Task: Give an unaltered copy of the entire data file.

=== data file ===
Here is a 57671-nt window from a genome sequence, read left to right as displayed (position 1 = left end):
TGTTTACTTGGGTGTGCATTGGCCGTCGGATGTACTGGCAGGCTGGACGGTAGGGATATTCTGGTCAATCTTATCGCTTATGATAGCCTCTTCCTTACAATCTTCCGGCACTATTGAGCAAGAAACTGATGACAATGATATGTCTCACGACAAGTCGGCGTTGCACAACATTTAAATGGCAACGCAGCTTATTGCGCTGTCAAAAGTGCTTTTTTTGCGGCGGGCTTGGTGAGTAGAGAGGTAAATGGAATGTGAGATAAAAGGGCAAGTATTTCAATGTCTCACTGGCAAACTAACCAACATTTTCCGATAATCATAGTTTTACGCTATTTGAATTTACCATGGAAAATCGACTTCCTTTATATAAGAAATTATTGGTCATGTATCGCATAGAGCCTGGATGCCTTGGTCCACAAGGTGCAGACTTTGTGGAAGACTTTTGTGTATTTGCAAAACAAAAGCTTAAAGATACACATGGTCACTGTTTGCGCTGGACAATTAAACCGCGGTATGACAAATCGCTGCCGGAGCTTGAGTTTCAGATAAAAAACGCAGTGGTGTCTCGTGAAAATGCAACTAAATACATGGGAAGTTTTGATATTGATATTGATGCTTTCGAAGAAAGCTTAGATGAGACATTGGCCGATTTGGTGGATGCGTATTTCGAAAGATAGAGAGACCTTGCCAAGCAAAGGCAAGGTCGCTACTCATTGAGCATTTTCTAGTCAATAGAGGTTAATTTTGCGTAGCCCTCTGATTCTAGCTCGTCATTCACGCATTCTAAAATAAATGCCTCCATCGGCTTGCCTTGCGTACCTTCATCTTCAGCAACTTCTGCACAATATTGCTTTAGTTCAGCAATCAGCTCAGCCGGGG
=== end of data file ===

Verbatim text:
Here is a 57671-nt window from a genome sequence, read left to right as displayed (position 1 = left end):
TGTTTACTTGGGTGTGCATTGGCCGTCGGATGTACTGGCAGGCTGGACGGTAGGGATATTCTGGTCAATCTTATCGCTTATGATAGCCTCTTCCTTACAATCTTCCGGCACTATTGAGCAAGAAACTGATGACAATGATATGTCTCACGACAAGTCGGCGTTGCACAACATTTAAATGGCAACGCAGCTTATTGCGCTGTCAAAAGTGCTTTTTTTGCGGCGGGCTTGGTGAGTAGAGAGGTAAATGGAATGTGAGATAAAAGGGCAAGTATTTCAATGTCTCACTGGCAAACTAACCAACATTTTCCGATAATCATAGTTTTACGCTATTTGAATTTACCATGGAAAATCGACTTCCTTTATATAAGAAATTATTGGTCATGTATCGCATAGAGCCTGGATGCCTTGGTCCACAAGGTGCAGACTTTGTGGAAGACTTTTGTGTATTTGCAAAACAAAAGCTTAAAGATACACATGGTCACTGTTTGCGCTGGACAATTAAACCGCGGTATGACAAATCGCTGCCGGAGCTTGAGTTTCAGATAAAAAACGCAGTGGTGTCTCGTGAAAATGCAACTAAATACATGGGAAGTTTTGATATTGATATTGATGCTTTCGAAGAAAGCTTAGATGAGACATTGGCCGATTTGGTGGATGCGTATTTCGAAAGATAGAGAGACCTTGCCAAGCAAAGGCAAGGTCGCTACTCATTGAGCATTTTCTAGTCAATAGAGGTTAATTTTGCGTAGCCCTCTGATTCTAGCTCGTCATTCACGCATTCTAAAATAAATGCCTCCATCGGCTTGCCTTGCGTACCTTCATCTTCAGCAACTTCTGCACAATATTGCTTTAGTTCAGCAATCAGCTCAGCCGGGG